Dissertation/Thesis Abstract

Suriname's identity construction and negotiation
by Castillo, Danielle C., M.A., California State University, Long Beach, 2016, 80; 10147310
Abstract (Summary)

Located in South America, and being a post-colonial Dutch colony, Suriname has an ethnically diverse population of transplants. After its independence in 1975, Suriname underwent gruesome civil unrest while ruled by a Militia coup that killed specific ethnic groups for claiming their own identities, juxtaposed to its acceptance of ethnic diversity. The film, Suriname’s Identity Construction and Negotiation by Danielle Celeste Castillo, follows a select group of people who claim to be Surinamese and something else, as they reject or claim prescribed forms of identities further negating ethnicity and nationality’s relationship with a person’s internal and external selves. This project shows identity is fluid and also fixed depending on the context while also expanding anthropological, psychological and sociological works on ethnic and national identities.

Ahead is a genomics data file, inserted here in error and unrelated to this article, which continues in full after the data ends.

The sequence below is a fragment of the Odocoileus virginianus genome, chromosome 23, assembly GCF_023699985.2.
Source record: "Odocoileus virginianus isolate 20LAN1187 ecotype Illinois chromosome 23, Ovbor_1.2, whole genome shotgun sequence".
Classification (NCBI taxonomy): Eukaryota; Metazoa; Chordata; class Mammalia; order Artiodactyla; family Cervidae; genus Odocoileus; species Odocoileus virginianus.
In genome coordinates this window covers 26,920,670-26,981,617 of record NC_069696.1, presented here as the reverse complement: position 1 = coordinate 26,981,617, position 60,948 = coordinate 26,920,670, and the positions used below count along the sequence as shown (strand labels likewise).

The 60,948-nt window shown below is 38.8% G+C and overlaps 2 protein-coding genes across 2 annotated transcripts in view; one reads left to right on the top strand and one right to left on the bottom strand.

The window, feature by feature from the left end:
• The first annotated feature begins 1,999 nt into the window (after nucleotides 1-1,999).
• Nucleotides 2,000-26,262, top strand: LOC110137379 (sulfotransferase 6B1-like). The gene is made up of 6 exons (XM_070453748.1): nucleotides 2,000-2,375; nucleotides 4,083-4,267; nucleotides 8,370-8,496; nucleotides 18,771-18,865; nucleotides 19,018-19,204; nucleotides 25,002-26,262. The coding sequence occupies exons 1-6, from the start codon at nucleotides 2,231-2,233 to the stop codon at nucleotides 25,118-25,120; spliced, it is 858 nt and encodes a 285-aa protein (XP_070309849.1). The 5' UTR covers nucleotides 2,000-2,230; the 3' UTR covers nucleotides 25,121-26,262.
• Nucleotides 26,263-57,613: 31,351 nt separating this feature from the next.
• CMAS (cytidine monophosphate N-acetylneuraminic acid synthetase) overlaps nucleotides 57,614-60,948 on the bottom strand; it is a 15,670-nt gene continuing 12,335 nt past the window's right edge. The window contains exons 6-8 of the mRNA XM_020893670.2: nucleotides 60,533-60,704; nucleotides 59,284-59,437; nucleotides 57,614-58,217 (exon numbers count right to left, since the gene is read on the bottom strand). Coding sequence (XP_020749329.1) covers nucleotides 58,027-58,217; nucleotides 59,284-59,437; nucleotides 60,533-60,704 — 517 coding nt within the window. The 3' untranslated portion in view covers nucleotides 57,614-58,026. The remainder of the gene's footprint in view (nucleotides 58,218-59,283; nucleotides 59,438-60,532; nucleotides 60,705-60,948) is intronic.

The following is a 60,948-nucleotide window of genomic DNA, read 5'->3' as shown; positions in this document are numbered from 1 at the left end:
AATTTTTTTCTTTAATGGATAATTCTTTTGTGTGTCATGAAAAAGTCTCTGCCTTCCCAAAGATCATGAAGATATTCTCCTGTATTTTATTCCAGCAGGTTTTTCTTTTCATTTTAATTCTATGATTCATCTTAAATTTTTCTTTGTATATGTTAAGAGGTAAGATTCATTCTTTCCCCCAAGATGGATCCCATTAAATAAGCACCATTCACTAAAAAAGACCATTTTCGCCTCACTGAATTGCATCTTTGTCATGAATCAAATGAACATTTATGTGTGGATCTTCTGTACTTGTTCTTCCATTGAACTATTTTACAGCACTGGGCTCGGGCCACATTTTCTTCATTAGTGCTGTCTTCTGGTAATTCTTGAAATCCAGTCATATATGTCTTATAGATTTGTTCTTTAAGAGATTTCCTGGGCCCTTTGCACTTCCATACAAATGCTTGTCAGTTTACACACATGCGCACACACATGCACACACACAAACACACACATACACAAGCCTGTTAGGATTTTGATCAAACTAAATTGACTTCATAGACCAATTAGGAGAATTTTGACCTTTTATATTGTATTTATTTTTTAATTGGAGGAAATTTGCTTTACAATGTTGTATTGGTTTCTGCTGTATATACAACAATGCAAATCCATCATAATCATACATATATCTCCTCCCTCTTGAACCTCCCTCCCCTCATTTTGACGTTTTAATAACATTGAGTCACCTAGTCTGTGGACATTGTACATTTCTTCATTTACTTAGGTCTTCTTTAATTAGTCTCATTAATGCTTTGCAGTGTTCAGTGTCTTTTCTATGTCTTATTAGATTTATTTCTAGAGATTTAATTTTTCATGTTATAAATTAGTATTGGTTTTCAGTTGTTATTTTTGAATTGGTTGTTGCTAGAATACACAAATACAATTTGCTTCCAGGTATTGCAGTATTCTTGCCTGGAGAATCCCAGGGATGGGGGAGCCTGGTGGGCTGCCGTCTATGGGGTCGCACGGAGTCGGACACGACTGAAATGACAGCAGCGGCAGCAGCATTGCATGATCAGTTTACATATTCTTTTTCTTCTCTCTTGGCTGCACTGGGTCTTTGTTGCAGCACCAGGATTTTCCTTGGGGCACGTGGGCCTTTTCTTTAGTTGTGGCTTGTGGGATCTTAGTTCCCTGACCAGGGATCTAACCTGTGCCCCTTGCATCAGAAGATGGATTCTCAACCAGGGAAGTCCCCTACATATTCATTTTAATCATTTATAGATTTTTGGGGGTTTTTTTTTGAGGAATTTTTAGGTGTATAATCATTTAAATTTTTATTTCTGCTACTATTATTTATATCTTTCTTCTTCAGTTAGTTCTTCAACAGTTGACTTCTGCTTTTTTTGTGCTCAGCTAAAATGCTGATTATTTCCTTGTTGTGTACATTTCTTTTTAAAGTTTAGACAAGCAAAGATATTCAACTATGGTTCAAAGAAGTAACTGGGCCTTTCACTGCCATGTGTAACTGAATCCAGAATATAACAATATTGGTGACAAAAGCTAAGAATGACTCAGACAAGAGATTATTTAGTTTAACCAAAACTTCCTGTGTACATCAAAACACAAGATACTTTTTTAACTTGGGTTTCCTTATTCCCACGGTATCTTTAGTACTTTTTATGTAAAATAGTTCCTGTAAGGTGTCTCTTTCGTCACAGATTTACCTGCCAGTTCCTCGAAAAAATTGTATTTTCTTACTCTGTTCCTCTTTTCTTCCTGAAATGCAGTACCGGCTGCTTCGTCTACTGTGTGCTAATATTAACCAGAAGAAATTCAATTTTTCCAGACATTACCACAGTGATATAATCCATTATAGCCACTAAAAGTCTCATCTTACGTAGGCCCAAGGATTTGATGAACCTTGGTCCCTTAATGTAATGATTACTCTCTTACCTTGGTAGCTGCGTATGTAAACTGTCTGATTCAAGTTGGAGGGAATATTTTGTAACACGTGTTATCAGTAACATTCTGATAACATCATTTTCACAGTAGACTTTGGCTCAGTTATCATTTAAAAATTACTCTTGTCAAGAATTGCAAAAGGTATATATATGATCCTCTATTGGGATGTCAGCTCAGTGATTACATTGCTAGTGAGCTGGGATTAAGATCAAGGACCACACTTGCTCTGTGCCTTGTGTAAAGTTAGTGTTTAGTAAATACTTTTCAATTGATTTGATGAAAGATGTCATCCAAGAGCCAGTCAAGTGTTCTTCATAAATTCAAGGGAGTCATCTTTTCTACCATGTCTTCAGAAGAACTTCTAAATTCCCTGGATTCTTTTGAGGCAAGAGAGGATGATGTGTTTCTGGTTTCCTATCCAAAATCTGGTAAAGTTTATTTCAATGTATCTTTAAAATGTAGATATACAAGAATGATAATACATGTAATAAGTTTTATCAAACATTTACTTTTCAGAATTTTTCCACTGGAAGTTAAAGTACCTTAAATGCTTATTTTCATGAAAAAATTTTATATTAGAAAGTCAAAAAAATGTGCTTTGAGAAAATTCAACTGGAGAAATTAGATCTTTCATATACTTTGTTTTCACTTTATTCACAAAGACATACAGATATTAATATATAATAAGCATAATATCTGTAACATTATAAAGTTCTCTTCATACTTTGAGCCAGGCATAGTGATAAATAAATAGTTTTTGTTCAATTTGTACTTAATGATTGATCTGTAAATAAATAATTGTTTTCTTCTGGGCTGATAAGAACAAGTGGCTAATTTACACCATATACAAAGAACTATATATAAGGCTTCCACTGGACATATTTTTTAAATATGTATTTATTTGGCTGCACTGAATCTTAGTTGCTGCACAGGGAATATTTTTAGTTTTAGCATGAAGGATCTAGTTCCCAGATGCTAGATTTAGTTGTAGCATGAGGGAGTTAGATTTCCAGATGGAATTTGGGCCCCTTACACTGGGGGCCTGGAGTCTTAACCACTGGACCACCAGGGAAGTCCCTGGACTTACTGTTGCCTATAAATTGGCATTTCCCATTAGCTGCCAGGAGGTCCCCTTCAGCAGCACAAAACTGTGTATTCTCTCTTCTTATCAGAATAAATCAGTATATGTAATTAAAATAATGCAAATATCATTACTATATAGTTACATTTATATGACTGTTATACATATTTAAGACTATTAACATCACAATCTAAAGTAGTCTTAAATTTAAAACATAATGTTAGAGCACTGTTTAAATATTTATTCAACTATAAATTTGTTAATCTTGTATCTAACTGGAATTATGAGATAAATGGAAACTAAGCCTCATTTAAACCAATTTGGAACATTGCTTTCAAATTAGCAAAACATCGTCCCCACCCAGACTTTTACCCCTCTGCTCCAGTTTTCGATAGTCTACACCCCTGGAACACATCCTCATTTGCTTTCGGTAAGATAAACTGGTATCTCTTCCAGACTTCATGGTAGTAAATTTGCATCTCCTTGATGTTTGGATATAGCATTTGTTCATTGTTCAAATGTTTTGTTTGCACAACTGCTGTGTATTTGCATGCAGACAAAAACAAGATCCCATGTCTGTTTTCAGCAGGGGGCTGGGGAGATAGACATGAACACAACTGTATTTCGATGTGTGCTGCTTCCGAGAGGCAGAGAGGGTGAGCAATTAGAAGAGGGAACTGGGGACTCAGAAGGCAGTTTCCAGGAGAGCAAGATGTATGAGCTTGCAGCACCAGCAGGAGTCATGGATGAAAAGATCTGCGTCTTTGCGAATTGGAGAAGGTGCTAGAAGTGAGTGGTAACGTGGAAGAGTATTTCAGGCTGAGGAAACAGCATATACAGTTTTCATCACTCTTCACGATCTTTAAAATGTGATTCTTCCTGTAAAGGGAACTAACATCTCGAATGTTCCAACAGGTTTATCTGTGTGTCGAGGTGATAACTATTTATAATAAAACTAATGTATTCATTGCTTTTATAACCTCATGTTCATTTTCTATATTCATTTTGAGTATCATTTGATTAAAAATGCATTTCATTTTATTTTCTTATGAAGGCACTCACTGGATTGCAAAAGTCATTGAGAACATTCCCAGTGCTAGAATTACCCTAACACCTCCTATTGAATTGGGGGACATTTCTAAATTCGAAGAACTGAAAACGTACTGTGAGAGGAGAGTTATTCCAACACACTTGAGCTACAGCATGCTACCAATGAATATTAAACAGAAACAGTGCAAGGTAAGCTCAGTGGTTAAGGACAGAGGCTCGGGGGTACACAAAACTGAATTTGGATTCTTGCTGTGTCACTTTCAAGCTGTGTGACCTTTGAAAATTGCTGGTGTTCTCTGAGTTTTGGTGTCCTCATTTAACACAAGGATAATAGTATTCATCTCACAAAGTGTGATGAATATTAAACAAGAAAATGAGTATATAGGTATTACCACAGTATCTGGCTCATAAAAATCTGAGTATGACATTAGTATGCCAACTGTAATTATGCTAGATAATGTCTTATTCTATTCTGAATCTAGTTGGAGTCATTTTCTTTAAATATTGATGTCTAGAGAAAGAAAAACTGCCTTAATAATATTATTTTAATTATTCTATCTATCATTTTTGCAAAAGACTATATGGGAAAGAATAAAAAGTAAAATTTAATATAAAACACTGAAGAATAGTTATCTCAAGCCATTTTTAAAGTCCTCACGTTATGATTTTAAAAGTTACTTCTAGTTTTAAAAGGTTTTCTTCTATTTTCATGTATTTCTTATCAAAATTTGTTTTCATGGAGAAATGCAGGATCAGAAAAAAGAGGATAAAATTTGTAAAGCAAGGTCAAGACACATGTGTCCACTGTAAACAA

Supplemental Files

Some files may require a special program or browser plug-in. More Information

Indexing (document details)
Advisor: LeMaster, Barbara
Commitee: Rousso-Schindler, Steven, Wilson, R. Scott
School: California State University, Long Beach
Department: Anthropology
School Location: United States -- California
Source: MAI 56/01M(E), Masters Abstracts International
Source Type: DISSERTATION
Subjects: Cultural anthropology, Ethnic studies, Film studies
Keywords: Ethnicity, External self, Identity construction, Internal self, Nationalism, Visual anthropology
Publication Number: 10147310
ISBN: 9781369025354
Copyright © 2018 ProQuest LLC. All rights reserved. Terms and Conditions Privacy Policy Cookie Policy
ProQuest